In response to, "Denton urges WA doctors to back euthanasia laws", (News, Page 5, 18.9.2018) this question can only be rightly resolved as it relates to Natural Law.
Natural Law determines every human life to be inviolable, as we can readily appreciate that no-one may justly offend against the integral well-being of another person, or his/her possessions. The prime possession of every person is his/her life, from the moment their life is conceived, until its natural end, (It may never, rightly, be considered to be the possession of another, as is the case in the practices of abortion and IVF.)
So, every singular life is sacrosanct and may not ever, justly, have its natural integrity deliberately compromised for any reason, not by self or by others.
Voluntary euthanasia involves the call of a person to other/s for assistance, and complicity, in their act of terminal self-violation. In simple terms, regardless of the intention, the nature of the act is ever, self-murder-suicide.
The principle applies: No intrinsically evil act - which includes murder, in all of its forms - may ever be done to achieve a desirable good. And, this principle totally accords with the dictate of the Natural Law. Every life is sacrosanct, and may not, for any reason, be deliberately violated.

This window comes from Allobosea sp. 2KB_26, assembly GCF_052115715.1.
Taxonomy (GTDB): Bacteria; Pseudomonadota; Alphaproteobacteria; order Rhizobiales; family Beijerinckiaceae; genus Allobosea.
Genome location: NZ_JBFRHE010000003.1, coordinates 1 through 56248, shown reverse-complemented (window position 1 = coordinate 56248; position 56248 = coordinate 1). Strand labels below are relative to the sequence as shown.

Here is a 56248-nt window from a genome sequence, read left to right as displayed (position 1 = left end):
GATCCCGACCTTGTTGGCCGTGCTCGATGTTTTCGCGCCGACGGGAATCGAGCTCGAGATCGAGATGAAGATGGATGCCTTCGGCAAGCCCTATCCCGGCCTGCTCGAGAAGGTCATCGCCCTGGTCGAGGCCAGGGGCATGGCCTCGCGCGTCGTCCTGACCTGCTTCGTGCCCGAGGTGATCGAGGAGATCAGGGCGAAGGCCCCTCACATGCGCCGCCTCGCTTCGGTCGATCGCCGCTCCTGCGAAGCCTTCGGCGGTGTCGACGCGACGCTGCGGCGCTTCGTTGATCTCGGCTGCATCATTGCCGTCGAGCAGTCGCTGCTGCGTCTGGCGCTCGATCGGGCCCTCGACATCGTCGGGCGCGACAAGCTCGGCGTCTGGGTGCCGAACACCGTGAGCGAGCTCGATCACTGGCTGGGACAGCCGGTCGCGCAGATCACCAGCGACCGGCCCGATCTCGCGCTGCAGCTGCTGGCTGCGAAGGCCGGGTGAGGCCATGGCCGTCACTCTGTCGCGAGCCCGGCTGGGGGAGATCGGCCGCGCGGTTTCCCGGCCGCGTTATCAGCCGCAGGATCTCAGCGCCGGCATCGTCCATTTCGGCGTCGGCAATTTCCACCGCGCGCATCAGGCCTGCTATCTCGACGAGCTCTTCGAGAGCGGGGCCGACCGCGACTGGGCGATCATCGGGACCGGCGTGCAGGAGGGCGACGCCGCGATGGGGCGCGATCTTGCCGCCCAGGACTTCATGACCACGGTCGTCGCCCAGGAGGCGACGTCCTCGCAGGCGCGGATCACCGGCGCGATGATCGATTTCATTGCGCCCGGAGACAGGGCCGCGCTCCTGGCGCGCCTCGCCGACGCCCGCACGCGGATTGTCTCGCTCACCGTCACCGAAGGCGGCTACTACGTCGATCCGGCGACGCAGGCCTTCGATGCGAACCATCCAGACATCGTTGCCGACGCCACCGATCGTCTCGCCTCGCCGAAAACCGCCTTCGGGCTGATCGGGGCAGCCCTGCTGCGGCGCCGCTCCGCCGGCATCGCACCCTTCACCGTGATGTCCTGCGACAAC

A society which has its 'laws' fly in the face of the Natural Laws, shall never serve the true well-being of its citizens.
To legislate truly, governments need ensure every proposed law is in faithful accord with the Natural Laws.
19th September 2018
PS - Andrew Denton's position is compelling and is given full page 5 prominence. But, as compelling as it might be, his case involves the sacrificing of inviolable moral principles and the time-honoured medical profession's Hippocratic Oath which forbids involvement in the deliberate taking of a life? The profession has moral license only to do everything possible to alleviate pain and suffering, never to deliberately act to terminate a life. To act to deliberately terminate a life is to abandon every moral principle.